NTSB investigator Wayne Pollack, who arrived on Kaua‘i about 3 p.m. Thursday, said the agency will not begin an investigation until all five bodies are recovered. Jack Harter Helicopters, or the company’s insurance company, will take the responsibility of removing the aircraft wreckage and transporting it to Lihu‘e Airport. Once moved from the mountain the investigators will inspect the wreckage as part of their investigation, Pollack said. He said among his responsibilities are to verify that flight rules were followed and whether any flight procedure needs to be changed.

The wreckage was found at about 11:59 a.m. by a helicopter from a company other than Jack Harter Helicopters.

The names of the four dead passengers were not released, pending notification of their deaths to relatives, said County of Kaua‘i public information officer Cyndi Ozaki.

One of the passengers, a woman, survived for about 6 hours after the crash, and a county recovery team was prepared to airlift her to safety. She succumbed to her injuries and died before 3 p.m. Wednesday. The woman spoke with rescue workers before she died, said Ozaki.

The three bodies recovered Thursday were taken out when there was a break in the cloud layers, and were transported by helicopter to the Lihu‘e Airport by 10:25 a.m. Thursday, Kaden said.

The cloud cover made the recovery operations dangerous, Kaden said. “At one point, when things got socked in, two of the rescuers were left on the mountain side for a time, and they came out only when there was a break,” he said.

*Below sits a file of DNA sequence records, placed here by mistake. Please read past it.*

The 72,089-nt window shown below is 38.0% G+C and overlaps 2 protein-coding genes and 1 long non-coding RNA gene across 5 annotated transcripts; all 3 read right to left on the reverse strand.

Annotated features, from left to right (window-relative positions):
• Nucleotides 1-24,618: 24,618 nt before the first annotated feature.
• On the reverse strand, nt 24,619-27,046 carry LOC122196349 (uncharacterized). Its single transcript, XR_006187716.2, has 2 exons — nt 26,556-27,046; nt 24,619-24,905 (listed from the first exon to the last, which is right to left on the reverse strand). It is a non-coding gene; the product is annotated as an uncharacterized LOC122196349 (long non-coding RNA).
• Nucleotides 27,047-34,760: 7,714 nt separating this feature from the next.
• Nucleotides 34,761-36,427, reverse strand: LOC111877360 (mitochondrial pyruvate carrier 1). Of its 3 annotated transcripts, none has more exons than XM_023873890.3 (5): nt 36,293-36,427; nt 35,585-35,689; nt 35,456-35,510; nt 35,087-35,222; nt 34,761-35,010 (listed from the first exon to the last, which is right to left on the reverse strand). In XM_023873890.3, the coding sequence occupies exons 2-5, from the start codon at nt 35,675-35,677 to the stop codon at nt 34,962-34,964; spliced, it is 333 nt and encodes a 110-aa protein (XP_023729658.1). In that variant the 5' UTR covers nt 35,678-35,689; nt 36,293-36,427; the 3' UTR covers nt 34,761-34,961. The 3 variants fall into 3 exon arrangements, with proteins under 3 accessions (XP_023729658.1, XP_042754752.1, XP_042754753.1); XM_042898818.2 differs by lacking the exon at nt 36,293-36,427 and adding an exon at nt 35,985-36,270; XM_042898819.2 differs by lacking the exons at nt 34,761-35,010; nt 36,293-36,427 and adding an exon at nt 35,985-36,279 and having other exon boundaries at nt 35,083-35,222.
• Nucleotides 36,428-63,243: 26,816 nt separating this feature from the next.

The recovery of the remaining bodies could happen at any time, Kaden said before the fourth body was brought out. “It can happen day or night, depending on when things open up,” he said.

A review of photographs of the crash site by county officials showed that the victims were found close together around the helicopter, not spread out as in other helicopter crashes.

An autopsy was ordered for Lundgren. It is not known whether autopsies will be conducted on the other crash victims.

Lundgren has been identified as a former Navy pilot, but a friend said Lundgren was a retired Air Force pilot who had flown helicopters for nearly two decades. He is survived by his wife, Diane, and three grown sons.

David VanWormer of Kilauea said Lundgren was an expert pilot and “knew what he was doing…he knew his stuff.”

VanWormer said Lundgren retired from the military shortly before 1995, and was then hired by Jack Harter Helicopters .

“He loved working with tourists, and he always loved flying helicopters,” VanWormer said. “He was infatuated with flying.”

Lundgren had a clean safety record, said Donn Walker, an FAA spokesman in Los Angeles. He said the company had been in operation since the mid 1970s with no accidents. Based on inspections, Walker called the company “a very conscientious operator.”

Although the company had eight documented violations in the last 12 years, none resulted in civil penalties or fines, he said. Only seven brought any enforcement action, including four for violations of drug testing regulations, two for failures in record-keeping and one for a maintenance violation, he said.

The last fatal helicopter crash on Kaua‘i occurred on June 25, 1998, when a craft operated by Ohana Helicopters crashed in Wai‘ale‘ale Crater, killing all six people aboard.

Staff Writer Kendyce Manguchei and the Associated Press contributed to this report.